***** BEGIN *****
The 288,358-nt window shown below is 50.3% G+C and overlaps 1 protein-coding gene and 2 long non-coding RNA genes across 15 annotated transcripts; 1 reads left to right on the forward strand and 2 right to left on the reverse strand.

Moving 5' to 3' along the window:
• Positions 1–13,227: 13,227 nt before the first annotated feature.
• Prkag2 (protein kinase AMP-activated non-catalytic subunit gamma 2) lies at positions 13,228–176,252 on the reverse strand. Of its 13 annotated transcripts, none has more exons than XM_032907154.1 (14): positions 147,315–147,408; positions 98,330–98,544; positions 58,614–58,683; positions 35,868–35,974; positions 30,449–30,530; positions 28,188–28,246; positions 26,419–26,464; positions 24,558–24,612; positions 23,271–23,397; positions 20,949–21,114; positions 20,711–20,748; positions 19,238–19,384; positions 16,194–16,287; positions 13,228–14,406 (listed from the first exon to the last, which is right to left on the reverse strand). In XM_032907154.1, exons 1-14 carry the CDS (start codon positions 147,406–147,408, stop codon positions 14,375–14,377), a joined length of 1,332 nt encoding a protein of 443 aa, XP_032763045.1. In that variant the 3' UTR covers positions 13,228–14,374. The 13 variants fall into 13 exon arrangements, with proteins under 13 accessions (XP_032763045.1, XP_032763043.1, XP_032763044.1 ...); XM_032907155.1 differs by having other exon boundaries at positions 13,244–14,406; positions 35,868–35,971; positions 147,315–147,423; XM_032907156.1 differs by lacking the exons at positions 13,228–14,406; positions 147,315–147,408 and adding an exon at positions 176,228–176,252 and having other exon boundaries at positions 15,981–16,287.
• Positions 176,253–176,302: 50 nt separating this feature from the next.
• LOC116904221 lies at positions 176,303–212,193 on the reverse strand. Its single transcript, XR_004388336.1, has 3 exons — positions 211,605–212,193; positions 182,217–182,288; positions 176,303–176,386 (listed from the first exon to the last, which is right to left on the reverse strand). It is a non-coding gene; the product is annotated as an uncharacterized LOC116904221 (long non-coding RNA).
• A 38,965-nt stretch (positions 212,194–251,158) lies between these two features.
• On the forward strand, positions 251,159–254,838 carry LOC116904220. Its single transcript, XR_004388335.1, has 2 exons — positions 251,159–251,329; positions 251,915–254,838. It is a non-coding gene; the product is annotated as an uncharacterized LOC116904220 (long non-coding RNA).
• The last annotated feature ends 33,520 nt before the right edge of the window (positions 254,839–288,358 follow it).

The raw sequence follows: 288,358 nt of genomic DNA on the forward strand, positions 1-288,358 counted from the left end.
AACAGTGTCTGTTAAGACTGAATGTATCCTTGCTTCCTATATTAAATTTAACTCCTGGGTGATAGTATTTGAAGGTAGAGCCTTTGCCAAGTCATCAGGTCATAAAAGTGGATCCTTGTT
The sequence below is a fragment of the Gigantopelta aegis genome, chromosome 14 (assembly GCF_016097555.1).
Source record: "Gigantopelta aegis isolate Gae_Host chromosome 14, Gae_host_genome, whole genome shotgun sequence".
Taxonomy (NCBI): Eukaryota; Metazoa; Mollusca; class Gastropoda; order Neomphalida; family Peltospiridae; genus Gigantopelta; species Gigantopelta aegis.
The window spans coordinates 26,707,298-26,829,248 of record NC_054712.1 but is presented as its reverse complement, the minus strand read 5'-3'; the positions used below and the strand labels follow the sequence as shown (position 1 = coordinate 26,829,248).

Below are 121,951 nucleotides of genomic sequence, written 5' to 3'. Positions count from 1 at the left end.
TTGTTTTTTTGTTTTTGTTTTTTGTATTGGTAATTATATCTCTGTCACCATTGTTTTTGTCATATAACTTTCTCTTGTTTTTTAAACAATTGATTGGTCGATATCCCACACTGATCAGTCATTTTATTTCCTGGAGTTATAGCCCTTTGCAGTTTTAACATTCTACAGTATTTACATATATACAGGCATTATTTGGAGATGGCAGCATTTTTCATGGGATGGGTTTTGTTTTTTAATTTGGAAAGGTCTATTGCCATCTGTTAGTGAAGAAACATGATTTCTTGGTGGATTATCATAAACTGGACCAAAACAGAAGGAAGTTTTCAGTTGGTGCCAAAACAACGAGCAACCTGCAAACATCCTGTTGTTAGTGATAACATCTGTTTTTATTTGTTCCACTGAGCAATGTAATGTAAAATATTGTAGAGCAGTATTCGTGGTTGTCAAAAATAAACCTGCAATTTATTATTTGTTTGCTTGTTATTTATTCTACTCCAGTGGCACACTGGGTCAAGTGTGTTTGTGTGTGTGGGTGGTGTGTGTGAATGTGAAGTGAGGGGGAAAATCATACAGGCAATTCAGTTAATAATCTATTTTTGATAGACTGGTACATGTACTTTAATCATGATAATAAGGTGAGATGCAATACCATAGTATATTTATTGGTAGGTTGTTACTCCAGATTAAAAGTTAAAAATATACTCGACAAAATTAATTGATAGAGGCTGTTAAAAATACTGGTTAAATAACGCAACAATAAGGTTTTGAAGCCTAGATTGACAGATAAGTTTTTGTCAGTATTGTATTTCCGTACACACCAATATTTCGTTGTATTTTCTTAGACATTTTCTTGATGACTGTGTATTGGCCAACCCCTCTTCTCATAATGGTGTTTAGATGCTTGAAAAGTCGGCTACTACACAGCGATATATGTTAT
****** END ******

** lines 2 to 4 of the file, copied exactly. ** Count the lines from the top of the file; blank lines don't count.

Moving 5' to 3' along the window:
• Positions 1–13,227: 13,227 nt before the first annotated feature.
• Prkag2 (protein kinase AMP-activated non-catalytic subunit gamma 2) lies at positions 13,228–176,252 on the reverse strand. Of its 13 annotated transcripts, none has more exons than XM_032907154.1 (14): positions 147,315–147,408; positions 98,330–98,544; positions 58,614–58,683; positions 35,868–35,974; positions 30,449–30,530; positions 28,188–28,246; positions 26,419–26,464; positions 24,558–24,612; positions 23,271–23,397; positions 20,949–21,114; positions 20,711–20,748; positions 19,238–19,384; positions 16,194–16,287; positions 13,228–14,406 (listed from the first exon to the last, which is right to left on the reverse strand). In XM_032907154.1, exons 1-14 carry the CDS (start codon positions 147,406–147,408, stop codon positions 14,375–14,377), a joined length of 1,332 nt encoding a protein of 443 aa, XP_032763045.1. In that variant the 3' UTR covers positions 13,228–14,374. The 13 variants fall into 13 exon arrangements, with proteins under 13 accessions (XP_032763045.1, XP_032763043.1, XP_032763044.1 ...); XM_032907155.1 differs by having other exon boundaries at positions 13,244–14,406; positions 35,868–35,971; positions 147,315–147,423; XM_032907156.1 differs by lacking the exons at positions 13,228–14,406; positions 147,315–147,408 and adding an exon at positions 176,228–176,252 and having other exon boundaries at positions 15,981–16,287.